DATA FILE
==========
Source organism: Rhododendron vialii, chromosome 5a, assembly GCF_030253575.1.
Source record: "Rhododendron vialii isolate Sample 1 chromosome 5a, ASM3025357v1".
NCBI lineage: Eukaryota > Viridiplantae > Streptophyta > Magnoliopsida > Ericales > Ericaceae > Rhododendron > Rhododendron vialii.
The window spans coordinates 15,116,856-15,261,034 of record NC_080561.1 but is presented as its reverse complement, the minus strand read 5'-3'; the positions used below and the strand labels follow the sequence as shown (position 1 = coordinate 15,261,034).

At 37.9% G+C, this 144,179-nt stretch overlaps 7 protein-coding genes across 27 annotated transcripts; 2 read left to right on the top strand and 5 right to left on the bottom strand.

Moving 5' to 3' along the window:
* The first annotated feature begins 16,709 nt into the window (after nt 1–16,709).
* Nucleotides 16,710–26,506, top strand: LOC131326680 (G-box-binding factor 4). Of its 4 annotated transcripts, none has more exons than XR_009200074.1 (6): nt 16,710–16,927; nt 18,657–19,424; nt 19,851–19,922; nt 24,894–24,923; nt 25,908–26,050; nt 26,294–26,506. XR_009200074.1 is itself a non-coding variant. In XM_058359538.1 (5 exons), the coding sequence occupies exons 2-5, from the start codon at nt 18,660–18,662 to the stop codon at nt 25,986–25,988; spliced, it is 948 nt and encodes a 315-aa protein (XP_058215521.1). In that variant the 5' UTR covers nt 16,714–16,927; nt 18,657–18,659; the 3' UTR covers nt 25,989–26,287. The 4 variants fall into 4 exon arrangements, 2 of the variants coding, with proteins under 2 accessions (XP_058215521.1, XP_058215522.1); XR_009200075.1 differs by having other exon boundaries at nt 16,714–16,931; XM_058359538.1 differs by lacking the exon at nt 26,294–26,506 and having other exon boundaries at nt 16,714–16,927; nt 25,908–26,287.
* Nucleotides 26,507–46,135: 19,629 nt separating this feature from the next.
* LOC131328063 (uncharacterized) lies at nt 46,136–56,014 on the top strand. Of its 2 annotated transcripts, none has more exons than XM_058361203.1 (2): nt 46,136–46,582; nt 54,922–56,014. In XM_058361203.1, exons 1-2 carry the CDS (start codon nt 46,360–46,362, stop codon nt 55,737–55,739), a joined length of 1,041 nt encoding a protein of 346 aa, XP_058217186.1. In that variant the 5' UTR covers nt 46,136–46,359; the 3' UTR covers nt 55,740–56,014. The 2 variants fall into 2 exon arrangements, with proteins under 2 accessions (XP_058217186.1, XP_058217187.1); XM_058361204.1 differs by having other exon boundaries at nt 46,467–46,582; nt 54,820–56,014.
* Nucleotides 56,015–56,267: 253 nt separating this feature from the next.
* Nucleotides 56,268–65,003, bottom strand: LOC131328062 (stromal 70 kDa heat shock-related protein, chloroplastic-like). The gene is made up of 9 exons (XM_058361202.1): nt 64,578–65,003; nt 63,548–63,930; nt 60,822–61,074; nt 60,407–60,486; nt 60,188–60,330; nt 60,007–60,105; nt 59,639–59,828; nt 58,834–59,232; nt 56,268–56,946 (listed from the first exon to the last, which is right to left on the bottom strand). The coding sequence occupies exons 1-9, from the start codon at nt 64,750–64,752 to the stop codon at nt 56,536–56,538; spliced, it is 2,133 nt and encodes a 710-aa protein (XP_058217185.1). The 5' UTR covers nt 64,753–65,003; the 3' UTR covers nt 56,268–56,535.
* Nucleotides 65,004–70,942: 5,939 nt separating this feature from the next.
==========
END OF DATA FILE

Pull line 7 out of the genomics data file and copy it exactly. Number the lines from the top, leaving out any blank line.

* The first annotated feature begins 16,709 nt into the window (after nt 1–16,709).